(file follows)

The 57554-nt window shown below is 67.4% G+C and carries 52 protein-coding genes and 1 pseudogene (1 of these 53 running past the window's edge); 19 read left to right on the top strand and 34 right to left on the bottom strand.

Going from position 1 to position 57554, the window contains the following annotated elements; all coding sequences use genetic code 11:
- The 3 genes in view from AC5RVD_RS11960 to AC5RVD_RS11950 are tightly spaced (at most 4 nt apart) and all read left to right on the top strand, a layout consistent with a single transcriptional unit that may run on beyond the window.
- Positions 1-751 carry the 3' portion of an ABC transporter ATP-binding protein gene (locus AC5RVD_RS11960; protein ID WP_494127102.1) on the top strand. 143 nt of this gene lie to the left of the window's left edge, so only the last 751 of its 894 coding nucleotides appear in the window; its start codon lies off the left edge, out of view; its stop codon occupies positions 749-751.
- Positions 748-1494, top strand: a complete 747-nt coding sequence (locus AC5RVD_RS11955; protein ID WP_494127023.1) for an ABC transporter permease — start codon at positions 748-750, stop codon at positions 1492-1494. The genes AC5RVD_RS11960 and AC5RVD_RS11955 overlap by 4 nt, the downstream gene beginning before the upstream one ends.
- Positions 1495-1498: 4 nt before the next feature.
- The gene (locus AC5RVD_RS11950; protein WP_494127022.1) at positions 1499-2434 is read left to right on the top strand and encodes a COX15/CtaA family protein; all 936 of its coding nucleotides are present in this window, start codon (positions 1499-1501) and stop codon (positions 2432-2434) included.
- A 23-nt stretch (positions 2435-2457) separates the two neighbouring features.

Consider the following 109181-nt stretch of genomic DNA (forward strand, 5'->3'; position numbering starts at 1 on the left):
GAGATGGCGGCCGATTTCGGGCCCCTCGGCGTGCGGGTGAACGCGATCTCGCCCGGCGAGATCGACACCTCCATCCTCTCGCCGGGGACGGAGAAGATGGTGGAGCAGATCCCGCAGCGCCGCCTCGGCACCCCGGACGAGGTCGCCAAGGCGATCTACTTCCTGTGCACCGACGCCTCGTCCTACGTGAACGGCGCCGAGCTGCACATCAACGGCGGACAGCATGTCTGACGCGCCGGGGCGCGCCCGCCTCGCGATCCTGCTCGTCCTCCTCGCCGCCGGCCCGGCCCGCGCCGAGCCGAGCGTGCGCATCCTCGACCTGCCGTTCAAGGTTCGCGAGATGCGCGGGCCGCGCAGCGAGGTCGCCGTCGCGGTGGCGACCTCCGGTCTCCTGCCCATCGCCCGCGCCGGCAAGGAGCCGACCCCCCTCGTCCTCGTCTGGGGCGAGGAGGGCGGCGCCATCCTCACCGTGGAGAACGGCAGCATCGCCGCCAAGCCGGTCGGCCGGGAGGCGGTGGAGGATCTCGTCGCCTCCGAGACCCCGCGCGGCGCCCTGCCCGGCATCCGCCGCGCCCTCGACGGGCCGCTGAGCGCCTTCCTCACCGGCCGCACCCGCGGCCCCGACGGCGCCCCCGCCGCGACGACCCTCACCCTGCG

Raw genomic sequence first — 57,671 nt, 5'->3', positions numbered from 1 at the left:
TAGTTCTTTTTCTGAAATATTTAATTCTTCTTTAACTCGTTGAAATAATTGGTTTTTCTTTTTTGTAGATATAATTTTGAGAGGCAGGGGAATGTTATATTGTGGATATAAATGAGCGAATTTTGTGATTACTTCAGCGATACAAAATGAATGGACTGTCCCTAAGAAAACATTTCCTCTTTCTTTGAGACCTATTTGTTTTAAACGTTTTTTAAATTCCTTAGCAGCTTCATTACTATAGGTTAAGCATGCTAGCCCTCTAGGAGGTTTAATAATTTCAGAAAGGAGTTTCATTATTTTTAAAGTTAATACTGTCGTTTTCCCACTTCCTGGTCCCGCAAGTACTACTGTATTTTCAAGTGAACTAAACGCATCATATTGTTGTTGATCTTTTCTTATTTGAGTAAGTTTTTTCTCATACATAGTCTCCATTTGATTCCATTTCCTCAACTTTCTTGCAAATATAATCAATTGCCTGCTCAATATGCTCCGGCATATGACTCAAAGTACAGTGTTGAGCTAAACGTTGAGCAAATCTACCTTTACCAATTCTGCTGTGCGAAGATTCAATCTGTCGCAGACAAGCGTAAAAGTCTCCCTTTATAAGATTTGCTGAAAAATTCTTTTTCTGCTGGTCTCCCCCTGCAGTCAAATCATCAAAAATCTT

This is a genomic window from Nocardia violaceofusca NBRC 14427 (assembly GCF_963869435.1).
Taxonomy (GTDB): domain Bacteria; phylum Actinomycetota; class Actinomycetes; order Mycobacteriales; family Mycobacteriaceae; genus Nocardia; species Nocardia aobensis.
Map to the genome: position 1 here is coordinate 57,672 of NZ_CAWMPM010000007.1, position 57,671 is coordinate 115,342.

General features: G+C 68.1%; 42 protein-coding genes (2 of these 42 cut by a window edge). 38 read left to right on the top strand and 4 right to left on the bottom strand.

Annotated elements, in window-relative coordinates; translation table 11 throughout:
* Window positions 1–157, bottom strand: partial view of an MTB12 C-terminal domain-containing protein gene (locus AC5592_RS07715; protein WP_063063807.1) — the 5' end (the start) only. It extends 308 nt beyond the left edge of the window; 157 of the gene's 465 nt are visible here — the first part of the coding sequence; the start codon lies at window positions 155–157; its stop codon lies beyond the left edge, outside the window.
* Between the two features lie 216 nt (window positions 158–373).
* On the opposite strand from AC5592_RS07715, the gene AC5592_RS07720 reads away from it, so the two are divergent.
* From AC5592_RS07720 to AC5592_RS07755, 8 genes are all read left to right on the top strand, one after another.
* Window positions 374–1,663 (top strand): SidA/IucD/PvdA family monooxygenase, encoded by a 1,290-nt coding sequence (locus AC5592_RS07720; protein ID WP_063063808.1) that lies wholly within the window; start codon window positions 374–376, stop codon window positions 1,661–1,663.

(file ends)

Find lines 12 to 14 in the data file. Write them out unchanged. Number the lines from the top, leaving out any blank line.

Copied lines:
TAGTTCTTTTTCTGAAATATTTAATTCTTCTTTAACTCGTTGAAATAATTGGTTTTTCTTTTTTGTAGATATAATTTTGAGAGGCAGGGGAATGTTATATTGTGGATATAAATGAGCGAATTTTGTGATTACTTCAGCGATACAAAATGAATGGACTGTCCCTAAGAAAACATTTCCTCTTTCTTTGAGACCTATTTGTTTTAAACGTTTTTTAAATTCCTTAGCAGCTTCATTACTATAGGTTAAGCATGCTAGCCCTCTAGGAGGTTTAATAATTTCAGAAAGGAGTTTCATTATTTTTAAAGTTAATACTGTCGTTTTCCCACTTCCTGGTCCCGCAAGTACTACTGTATTTTCAAGTGAACTAAACGCATCATATTGTTGTTGATCTTTTCTTATTTGAGTAAGTTTTTTCTCATACATAGTCTCCATTTGATTCCATTTCCTCAACTTTCTTGCAAATATAATCAATTGCCTGCTCAATATGCTCCGGCATATGACTCAAAGTACAGTGTTGAGCTAAACGTTGAGCAAATCTACCTTTACCAATTCTGCTGTGCGAAGATTCAATCTGTCGCAGACAAGCGTAAAAGTCTCCCTTTATAAGATTTGCTGAAAAATTCTTTTTCTGCTGGTCTCCCCCTGCAGTCAAATCATCAAAAATCTT

This is a genomic window from Nocardia violaceofusca NBRC 14427 (assembly GCF_963869435.1).
Taxonomy (GTDB): domain Bacteria; phylum Actinomycetota; class Actinomycetes; order Mycobacteriales; family Mycobacteriaceae; genus Nocardia; species Nocardia aobensis.